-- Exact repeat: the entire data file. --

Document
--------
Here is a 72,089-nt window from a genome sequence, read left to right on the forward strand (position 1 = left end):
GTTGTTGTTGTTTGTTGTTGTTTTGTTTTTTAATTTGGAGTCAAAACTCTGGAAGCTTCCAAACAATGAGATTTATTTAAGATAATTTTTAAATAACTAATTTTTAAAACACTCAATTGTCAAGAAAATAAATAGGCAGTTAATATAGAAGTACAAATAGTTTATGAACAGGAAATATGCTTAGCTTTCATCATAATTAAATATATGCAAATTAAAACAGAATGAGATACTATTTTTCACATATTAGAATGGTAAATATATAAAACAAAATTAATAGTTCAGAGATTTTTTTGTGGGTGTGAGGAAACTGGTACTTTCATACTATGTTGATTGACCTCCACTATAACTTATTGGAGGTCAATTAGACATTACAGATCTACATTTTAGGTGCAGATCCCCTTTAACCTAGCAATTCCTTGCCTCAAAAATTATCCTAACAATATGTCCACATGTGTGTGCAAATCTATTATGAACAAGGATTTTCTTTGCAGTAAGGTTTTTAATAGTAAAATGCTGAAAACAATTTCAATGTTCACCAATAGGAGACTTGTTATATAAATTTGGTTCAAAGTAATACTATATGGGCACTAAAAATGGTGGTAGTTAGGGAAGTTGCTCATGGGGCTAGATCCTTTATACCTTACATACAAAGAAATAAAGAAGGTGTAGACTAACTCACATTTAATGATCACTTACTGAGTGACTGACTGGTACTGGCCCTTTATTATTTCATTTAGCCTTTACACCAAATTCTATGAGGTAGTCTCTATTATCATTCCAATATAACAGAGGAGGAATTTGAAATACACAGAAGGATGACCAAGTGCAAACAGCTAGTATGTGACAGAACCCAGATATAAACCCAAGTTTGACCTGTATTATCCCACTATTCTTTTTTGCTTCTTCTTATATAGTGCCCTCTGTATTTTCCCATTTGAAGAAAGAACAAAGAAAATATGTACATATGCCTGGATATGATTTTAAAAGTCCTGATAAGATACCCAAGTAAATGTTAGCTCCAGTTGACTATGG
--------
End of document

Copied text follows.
Here is a 72,089-nt window from a genome sequence, read left to right on the forward strand (position 1 = left end):
GTTGTTGTTGTTTGTTGTTGTTTTGTTTTTTAATTTGGAGTCAAAACTCTGGAAGCTTCCAAACAATGAGATTTATTTAAGATAATTTTTAAATAACTAATTTTTAAAACACTCAATTGTCAAGAAAATAAATAGGCAGTTAATATAGAAGTACAAATAGTTTATGAACAGGAAATATGCTTAGCTTTCATCATAATTAAATATATGCAAATTAAAACAGAATGAGATACTATTTTTCACATATTAGAATGGTAAATATATAAAACAAAATTAATAGTTCAGAGATTTTTTTGTGGGTGTGAGGAAACTGGTACTTTCATACTATGTTGATTGACCTCCACTATAACTTATTGGAGGTCAATTAGACATTACAGATCTACATTTTAGGTGCAGATCCCCTTTAACCTAGCAATTCCTTGCCTCAAAAATTATCCTAACAATATGTCCACATGTGTGTGCAAATCTATTATGAACAAGGATTTTCTTTGCAGTAAGGTTTTTAATAGTAAAATGCTGAAAACAATTTCAATGTTCACCAATAGGAGACTTGTTATATAAATTTGGTTCAAAGTAATACTATATGGGCACTAAAAATGGTGGTAGTTAGGGAAGTTGCTCATGGGGCTAGATCCTTTATACCTTACATACAAAGAAATAAAGAAGGTGTAGACTAACTCACATTTAATGATCACTTACTGAGTGACTGACTGGTACTGGCCCTTTATTATTTCATTTAGCCTTTACACCAAATTCTATGAGGTAGTCTCTATTATCATTCCAATATAACAGAGGAGGAATTTGAAATACACAGAAGGATGACCAAGTGCAAACAGCTAGTATGTGACAGAACCCAGATATAAACCCAAGTTTGACCTGTATTATCCCACTATTCTTTTTTGCTTCTTCTTATATAGTGCCCTCTGTATTTTCCCATTTGAAGAAAGAACAAAGAAAATATGTACATATGCCTGGATATGATTTTAAAAGTCCTGATAAGATACCCAAGTAAATGTTAGCTCCAGTTGACTATGG